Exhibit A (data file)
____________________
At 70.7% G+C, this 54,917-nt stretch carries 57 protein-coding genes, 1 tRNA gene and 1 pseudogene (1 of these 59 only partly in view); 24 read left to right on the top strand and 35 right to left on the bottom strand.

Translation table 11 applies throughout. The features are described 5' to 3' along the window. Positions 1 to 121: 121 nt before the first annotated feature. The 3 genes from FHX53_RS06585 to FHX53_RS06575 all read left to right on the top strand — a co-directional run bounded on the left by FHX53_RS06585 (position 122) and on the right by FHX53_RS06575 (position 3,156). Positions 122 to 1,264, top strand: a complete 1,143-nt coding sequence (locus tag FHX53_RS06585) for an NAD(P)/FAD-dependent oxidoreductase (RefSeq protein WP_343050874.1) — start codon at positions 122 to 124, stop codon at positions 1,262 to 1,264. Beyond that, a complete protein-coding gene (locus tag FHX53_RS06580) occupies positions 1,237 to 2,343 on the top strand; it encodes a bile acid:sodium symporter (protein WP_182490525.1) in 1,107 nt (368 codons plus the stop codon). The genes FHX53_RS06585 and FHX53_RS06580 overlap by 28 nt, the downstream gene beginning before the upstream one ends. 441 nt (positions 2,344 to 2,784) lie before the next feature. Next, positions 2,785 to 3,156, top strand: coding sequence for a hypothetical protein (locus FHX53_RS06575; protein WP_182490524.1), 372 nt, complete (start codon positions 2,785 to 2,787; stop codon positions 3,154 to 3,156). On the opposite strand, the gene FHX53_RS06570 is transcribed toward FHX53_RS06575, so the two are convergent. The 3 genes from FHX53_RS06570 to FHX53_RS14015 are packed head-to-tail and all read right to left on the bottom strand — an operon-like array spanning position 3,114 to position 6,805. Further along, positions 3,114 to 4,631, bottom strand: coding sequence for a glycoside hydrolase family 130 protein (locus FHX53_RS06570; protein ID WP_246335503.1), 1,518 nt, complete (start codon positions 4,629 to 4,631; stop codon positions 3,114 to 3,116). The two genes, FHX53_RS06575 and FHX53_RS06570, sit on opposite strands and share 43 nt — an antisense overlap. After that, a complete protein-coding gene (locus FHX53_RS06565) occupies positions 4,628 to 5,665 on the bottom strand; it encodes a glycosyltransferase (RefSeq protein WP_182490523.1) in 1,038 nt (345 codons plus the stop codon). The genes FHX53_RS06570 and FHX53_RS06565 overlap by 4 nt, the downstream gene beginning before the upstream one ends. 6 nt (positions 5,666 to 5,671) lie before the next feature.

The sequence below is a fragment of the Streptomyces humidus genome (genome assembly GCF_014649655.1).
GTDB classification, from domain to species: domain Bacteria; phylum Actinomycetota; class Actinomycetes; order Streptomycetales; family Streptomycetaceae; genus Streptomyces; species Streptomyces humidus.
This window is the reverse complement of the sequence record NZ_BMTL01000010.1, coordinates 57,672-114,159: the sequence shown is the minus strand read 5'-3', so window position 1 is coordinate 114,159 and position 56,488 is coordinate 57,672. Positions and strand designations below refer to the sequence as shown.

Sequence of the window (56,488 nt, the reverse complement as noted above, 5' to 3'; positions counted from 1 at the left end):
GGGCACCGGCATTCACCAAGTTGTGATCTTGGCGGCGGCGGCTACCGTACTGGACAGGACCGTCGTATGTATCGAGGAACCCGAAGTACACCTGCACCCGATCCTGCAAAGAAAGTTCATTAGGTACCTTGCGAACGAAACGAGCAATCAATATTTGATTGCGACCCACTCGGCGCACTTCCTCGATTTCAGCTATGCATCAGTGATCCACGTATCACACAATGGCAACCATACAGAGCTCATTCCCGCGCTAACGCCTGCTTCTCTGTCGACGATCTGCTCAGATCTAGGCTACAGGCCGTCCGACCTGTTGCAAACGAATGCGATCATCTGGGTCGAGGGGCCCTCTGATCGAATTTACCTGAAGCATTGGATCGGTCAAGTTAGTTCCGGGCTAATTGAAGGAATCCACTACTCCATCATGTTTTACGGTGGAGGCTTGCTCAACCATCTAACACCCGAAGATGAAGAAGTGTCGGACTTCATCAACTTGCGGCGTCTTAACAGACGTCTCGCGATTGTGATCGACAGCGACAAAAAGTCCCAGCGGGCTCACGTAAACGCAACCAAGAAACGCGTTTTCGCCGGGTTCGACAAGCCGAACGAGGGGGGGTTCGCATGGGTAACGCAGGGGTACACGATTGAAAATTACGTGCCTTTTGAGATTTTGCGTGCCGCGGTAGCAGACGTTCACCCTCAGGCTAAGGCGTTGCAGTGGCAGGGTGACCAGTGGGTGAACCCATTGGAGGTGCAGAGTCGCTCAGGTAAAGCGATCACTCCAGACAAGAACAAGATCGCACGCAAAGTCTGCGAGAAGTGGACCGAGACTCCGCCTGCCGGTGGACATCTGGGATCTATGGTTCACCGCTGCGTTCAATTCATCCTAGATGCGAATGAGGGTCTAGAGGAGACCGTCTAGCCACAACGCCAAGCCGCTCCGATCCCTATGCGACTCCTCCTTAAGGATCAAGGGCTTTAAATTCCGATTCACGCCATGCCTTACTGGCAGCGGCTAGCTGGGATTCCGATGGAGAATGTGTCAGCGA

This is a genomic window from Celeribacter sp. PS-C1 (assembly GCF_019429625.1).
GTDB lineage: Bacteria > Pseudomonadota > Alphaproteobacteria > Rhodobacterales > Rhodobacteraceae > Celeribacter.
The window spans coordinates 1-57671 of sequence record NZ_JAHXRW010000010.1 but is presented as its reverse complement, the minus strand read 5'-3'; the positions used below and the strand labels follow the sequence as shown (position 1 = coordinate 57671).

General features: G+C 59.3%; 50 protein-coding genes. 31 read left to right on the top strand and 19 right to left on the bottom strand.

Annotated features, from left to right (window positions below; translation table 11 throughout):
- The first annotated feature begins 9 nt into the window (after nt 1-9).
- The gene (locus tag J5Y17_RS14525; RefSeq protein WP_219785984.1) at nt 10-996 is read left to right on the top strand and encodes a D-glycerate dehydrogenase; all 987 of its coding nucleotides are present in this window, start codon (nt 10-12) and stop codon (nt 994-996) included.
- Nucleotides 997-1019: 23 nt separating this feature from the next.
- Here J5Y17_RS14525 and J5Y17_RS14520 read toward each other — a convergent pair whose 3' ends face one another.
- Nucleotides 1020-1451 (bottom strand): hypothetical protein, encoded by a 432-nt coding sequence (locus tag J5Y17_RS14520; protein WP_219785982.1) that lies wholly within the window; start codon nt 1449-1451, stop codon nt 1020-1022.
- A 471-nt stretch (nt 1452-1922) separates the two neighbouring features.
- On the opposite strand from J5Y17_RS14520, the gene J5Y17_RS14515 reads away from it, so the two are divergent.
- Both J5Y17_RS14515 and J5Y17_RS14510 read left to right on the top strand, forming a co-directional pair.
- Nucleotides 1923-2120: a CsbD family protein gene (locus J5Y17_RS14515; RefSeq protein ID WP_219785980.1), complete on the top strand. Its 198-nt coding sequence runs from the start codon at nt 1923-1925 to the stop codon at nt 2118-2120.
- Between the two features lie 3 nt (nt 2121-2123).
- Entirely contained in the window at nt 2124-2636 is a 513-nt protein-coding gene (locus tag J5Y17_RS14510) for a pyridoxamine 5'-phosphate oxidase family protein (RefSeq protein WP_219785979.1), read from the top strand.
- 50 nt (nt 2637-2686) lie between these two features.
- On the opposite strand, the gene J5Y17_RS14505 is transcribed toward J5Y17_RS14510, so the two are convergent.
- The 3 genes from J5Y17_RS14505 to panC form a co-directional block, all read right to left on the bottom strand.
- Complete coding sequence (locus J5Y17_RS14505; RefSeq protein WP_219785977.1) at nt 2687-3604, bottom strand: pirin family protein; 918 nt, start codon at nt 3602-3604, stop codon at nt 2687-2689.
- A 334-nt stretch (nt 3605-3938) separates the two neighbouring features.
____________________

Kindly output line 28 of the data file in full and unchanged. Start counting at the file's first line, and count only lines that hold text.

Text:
- A 334-nt stretch (nt 3605-3938) separates the two neighbouring features.